Reviewer: Megan Mackander
A CONVOY of American troops make their way through a ruined city, marred by war, in Iraq.
Highly trained NAVY Seal Sniper Chris Kyle puts his eye to the glass and spies a woman and her young boy walking down the street.
Debris, destruction and death surrounds them.
The woman isn't walking right.
Something isn't right. She pulls out a grenade and hands it to her son. He starts to run.
What should this sniper do?
Protect his men, his country, the greater cause, or kill an innocent?
This moral dilemma and many others form the basis of the film based on Kyle's book, written by Scott McEwen and James DeFelice.
The movie, directed by Clint Eastwood, has been heralded as the best war film since Lone Survivor and it's easy to see why.
The film swaps between Kyle's time in the war zones as he embarks on several tours and his life back at home.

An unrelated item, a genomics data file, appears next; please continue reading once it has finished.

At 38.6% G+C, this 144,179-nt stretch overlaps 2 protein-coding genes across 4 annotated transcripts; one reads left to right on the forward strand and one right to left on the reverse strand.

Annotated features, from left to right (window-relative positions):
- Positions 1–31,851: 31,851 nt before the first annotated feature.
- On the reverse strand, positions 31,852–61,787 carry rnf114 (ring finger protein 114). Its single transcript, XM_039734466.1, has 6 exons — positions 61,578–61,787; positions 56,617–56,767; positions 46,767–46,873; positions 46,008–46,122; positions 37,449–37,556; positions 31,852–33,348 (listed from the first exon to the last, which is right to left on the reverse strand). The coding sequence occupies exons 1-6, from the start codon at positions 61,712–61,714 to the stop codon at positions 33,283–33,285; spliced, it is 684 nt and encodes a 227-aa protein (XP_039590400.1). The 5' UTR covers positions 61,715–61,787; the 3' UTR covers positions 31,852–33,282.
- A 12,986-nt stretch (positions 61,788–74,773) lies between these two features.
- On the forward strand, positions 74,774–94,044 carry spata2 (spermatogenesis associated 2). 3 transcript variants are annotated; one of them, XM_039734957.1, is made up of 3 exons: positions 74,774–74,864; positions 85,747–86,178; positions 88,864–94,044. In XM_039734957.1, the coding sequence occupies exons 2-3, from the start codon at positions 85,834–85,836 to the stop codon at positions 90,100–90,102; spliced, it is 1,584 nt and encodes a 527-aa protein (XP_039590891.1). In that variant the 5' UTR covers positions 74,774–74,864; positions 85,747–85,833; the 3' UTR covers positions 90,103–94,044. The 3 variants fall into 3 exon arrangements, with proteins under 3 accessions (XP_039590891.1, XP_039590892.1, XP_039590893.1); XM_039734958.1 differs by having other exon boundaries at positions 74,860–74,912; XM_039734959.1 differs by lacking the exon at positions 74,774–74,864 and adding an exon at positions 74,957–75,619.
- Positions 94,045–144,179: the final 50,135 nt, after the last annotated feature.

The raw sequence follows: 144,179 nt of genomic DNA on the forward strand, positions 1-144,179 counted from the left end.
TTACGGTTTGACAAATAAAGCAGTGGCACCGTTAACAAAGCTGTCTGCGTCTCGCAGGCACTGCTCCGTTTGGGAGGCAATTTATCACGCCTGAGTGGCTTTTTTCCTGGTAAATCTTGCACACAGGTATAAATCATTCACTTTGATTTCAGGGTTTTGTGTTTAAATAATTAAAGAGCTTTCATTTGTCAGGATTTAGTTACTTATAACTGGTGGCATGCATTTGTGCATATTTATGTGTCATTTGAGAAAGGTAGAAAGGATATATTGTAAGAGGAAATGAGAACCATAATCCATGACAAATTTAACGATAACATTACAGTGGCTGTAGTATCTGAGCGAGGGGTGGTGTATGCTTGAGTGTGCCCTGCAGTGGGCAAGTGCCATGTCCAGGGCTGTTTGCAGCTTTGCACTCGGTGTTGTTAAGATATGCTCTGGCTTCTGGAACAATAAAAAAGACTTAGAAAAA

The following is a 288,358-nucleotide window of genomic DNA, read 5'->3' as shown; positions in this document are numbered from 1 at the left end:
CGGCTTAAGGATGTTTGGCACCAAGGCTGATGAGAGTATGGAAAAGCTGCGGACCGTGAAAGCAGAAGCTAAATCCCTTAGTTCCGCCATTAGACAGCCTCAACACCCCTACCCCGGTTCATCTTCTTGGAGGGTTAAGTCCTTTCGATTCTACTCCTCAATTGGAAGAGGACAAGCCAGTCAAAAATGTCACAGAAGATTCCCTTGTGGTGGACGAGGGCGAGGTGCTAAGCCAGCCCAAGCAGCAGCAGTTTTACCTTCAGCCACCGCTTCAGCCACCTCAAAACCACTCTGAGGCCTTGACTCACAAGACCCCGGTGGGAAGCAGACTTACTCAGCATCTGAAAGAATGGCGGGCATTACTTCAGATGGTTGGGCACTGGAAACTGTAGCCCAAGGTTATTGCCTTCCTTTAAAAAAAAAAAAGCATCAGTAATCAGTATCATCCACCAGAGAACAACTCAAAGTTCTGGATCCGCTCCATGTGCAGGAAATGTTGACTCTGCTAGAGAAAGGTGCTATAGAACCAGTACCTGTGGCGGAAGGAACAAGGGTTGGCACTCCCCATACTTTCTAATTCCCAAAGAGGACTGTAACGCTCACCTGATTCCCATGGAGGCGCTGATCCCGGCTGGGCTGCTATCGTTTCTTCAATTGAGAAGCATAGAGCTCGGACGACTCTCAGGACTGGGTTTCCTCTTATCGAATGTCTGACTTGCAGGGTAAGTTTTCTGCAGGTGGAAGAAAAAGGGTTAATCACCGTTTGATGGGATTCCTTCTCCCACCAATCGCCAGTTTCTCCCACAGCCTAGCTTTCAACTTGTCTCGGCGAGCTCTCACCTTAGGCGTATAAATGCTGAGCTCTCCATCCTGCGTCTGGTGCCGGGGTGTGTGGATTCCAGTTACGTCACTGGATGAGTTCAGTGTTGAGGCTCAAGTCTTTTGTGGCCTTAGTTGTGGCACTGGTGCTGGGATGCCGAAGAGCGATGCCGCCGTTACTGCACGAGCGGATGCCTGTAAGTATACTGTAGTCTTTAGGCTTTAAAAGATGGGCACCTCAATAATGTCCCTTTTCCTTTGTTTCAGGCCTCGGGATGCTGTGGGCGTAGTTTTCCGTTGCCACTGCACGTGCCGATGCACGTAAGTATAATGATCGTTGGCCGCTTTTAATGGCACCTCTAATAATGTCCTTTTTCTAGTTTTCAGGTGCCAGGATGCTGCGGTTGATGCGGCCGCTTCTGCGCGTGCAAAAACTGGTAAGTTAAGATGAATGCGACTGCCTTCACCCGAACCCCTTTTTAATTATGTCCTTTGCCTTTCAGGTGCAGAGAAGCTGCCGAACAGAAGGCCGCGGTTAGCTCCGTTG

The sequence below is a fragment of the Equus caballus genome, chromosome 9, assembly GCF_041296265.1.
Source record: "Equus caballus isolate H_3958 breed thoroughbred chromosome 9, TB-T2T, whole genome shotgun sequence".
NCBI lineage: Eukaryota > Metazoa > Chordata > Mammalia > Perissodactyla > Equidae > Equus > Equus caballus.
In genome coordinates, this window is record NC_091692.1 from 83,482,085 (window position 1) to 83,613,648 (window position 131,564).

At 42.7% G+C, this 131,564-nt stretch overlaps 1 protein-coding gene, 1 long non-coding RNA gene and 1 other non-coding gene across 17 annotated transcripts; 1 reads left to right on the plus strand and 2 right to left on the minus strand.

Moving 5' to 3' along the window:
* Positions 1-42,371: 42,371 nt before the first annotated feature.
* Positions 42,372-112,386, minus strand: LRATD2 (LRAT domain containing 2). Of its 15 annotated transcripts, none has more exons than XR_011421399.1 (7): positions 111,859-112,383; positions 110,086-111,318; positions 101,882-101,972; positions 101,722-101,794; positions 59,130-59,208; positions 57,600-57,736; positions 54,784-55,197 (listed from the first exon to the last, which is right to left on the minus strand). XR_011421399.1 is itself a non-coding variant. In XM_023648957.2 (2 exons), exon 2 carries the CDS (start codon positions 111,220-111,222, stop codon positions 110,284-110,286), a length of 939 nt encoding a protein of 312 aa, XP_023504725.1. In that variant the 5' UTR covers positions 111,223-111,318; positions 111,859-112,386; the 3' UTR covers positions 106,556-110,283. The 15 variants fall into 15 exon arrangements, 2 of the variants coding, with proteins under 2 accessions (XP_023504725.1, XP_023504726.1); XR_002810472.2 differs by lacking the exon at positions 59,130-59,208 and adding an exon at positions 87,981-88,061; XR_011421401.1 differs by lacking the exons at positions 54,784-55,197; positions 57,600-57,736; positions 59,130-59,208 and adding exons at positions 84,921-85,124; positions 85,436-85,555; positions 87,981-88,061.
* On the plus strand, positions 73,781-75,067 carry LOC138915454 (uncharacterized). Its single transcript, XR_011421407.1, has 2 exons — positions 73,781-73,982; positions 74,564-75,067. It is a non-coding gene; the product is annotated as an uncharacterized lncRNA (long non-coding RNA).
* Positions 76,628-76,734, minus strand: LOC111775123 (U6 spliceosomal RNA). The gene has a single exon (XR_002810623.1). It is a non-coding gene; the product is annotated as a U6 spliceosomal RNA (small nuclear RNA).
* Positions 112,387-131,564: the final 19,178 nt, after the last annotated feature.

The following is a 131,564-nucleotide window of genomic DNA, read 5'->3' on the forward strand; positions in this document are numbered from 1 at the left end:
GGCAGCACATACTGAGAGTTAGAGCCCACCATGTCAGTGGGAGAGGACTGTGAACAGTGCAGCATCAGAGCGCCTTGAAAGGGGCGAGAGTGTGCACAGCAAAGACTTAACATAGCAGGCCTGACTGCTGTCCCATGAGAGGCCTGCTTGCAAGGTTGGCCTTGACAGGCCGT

In the battlefields, he is known as "Legend". A sharp eye and ability to make split-second decisions has earned him a reputation as a force to be reckoned with, yet a kind, strong heart in the face of danger, and all in the name of serving his country.
Kyle has been credited with 160 kills. He tells us he doesn't regret anything, but his inner demons keep rearing their heads and affecting his relationships and spirit. As audiences learn, back home Kyle is facing his own battles.
War has changed him. He's not the same man anymore.
It's his love for his countrymen that revives him, when he starts to work with war veterans back home.
American Sniper is a wonderful film that feels so real, given American troops are still to this day fighting in the Middle East.
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